A case of Russell Logic and not Pretzel Logic? A reminder to be aware of the insidious creep of pseudo-public space in our cities

I had to nip into town for a few moments this afternoon (it's never a pleasant experience) and on the way I saw the scene shown by the colour and b&w pictures here. In the centre background (behind the hot-food stall) you can see the stall-owner having an argy-bargy with Grand Arcade security staff who wanted him to move. It's a reminder—in case you didn't already know—of the huge swathes of our city centres that are becoming privately owned pseudo-public spaces. If you are interested in learning something about this hidden (neoliberal) scandal threatening all kinds of freedoms (not just to sell hot food but also our rights of assembly and protest) then you might want to start by reading the following article on the phenomenon as it appears in London.


Being a Steely Dan fan as I took the photos (one colour and one b&w) I was already singing songs from their wonderful 1974 LP "Pretzel Logic". Given that I took this in Cambridge this is, perhaps a case of Russell Logic and not Pretzel Logic? Anyway, cheap quip aside, the opening lines of "Barrytown" seemed appropriate (just replace 'Barrytown' with 'Cambridge' and you'll see what I mean):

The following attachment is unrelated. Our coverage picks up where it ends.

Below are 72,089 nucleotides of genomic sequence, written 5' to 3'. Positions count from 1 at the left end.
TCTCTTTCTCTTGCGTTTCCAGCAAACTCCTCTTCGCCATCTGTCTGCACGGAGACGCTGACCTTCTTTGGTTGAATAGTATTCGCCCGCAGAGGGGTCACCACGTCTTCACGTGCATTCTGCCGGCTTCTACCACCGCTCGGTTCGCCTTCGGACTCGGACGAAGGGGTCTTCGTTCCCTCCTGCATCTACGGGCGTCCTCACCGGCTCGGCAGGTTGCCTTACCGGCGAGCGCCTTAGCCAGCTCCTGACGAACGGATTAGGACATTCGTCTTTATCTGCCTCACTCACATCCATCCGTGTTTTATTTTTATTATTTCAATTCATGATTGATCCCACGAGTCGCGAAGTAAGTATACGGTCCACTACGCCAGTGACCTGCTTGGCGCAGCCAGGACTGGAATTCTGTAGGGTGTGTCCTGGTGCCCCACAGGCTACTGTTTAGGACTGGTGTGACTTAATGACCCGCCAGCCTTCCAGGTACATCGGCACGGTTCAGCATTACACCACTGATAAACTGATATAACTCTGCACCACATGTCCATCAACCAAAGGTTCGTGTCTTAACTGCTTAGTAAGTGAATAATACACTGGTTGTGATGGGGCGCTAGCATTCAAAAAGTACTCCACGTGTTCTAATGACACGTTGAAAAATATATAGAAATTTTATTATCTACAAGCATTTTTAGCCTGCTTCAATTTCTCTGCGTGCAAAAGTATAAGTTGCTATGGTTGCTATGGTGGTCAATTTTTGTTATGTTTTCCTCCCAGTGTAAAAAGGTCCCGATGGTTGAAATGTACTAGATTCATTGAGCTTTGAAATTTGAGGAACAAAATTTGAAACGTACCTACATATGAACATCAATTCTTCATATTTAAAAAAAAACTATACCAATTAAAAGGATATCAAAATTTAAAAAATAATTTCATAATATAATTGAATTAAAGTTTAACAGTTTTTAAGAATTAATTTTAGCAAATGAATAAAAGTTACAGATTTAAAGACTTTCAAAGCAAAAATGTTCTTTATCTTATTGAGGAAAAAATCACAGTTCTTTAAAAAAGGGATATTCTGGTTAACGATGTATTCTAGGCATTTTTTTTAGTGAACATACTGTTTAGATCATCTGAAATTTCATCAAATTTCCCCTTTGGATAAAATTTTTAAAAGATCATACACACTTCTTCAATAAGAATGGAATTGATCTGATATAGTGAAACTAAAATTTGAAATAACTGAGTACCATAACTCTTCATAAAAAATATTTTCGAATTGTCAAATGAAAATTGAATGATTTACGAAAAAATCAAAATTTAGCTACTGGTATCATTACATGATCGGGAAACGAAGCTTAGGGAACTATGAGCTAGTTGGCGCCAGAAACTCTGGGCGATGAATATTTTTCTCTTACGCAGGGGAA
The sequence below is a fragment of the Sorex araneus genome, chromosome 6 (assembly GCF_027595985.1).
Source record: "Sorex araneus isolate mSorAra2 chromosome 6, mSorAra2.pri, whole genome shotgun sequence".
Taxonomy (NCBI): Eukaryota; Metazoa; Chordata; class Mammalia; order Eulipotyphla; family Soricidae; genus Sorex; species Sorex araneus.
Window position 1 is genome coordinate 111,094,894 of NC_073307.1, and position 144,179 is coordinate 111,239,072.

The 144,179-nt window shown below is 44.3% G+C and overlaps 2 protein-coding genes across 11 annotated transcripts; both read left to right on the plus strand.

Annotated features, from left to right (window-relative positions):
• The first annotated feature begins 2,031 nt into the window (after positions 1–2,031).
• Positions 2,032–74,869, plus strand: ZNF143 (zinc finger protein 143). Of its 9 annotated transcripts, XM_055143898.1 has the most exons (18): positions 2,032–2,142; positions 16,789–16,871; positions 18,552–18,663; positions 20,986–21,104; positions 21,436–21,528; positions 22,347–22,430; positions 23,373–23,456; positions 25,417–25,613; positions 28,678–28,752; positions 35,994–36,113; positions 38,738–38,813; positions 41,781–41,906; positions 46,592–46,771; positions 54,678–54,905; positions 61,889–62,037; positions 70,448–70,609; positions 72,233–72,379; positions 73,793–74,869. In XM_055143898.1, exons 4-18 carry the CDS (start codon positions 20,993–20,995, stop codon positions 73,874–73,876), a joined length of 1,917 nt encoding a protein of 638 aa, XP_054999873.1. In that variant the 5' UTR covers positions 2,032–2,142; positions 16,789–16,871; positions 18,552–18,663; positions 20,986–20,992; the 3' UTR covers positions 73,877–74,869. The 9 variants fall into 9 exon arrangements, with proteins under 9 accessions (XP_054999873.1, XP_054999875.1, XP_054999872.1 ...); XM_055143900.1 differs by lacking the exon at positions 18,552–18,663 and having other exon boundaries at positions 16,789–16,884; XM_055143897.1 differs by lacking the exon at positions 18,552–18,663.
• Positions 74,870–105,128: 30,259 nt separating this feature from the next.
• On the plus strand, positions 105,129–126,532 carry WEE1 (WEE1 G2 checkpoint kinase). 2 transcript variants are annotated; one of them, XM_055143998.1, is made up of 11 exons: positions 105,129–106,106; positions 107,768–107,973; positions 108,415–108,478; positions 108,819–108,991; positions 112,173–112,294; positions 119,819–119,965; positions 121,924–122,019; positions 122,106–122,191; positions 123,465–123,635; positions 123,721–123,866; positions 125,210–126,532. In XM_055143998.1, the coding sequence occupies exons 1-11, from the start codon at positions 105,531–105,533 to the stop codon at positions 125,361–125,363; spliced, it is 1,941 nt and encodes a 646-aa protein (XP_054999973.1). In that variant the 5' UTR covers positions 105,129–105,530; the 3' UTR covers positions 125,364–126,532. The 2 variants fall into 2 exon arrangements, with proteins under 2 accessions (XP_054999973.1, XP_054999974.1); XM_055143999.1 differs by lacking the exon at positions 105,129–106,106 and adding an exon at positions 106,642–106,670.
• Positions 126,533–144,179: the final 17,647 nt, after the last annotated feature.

I'm not one to look behind I know that times must change
But over there in Barrytown they do things very strange
And though you're not my enemy
I like things like they used to be


I, too, know that times must change but, with regard to public spaces, I like things like they used to be . . .


The cover of Pretzel Logic by Steely Dan

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